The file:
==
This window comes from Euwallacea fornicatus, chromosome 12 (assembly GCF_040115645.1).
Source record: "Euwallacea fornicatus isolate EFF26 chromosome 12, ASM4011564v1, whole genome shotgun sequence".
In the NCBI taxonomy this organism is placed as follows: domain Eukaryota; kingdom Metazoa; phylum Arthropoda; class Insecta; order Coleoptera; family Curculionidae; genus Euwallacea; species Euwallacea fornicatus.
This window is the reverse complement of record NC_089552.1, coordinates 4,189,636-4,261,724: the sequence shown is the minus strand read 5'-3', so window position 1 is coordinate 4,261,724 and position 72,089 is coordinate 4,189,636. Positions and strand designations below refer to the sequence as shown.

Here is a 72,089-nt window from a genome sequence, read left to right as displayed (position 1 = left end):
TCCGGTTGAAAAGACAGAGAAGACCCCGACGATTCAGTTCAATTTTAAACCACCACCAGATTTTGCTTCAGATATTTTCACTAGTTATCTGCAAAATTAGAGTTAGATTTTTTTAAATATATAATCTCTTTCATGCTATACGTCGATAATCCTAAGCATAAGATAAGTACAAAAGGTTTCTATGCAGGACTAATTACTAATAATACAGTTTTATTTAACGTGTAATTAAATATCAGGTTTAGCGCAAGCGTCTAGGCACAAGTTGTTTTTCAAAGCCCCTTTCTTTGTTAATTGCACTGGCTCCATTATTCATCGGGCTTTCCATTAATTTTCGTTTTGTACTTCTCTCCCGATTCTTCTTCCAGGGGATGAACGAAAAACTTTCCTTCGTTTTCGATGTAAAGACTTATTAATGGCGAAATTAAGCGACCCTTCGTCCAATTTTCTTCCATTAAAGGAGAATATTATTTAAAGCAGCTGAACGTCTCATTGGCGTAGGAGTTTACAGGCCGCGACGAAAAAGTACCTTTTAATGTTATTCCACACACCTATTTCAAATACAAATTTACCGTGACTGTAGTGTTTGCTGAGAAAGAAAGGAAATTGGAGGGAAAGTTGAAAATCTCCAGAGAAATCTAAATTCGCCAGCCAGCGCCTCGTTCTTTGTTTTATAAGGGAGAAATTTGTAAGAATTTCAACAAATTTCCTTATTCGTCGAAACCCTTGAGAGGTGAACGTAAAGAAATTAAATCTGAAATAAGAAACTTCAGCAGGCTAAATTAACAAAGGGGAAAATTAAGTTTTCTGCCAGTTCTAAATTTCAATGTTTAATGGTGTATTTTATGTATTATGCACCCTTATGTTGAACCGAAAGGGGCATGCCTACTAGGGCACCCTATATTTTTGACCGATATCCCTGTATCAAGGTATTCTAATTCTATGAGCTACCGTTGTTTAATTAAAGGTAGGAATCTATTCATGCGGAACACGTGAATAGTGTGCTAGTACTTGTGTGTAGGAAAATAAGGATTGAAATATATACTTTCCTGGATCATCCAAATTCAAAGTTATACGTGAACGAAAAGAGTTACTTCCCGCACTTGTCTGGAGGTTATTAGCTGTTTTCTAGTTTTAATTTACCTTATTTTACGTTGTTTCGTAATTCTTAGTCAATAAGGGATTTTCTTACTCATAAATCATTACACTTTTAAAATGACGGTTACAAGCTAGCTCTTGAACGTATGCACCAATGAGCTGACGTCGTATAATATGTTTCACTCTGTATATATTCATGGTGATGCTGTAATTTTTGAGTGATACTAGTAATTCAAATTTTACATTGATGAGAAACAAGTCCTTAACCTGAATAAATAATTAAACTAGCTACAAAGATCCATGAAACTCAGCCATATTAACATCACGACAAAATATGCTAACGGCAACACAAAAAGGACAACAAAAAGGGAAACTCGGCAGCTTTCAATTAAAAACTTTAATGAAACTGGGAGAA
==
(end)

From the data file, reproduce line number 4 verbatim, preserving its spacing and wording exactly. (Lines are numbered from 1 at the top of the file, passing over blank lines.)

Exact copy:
This window is the reverse complement of record NC_089552.1, coordinates 4,189,636-4,261,724: the sequence shown is the minus strand read 5'-3', so window position 1 is coordinate 4,261,724 and position 72,089 is coordinate 4,189,636. Positions and strand designations below refer to the sequence as shown.